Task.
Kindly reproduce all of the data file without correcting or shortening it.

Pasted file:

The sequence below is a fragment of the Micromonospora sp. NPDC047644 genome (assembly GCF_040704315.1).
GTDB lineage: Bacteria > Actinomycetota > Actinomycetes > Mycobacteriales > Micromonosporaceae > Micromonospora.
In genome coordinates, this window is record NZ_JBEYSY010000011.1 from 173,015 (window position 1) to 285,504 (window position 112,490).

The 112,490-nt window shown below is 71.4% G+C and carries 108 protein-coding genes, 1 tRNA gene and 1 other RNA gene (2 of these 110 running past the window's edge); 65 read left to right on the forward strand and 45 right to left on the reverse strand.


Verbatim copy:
The sequence below is a fragment of the Micromonospora sp. NPDC047644 genome (assembly GCF_040704315.1).
GTDB lineage: Bacteria > Actinomycetota > Actinomycetes > Mycobacteriales > Micromonosporaceae > Micromonospora.
In genome coordinates, this window is record NZ_JBEYSY010000011.1 from 173,015 (window position 1) to 285,504 (window position 112,490).

The 112,490-nt window shown below is 71.4% G+C and carries 108 protein-coding genes, 1 tRNA gene and 1 other RNA gene (2 of these 110 running past the window's edge); 65 read left to right on the forward strand and 45 right to left on the reverse strand.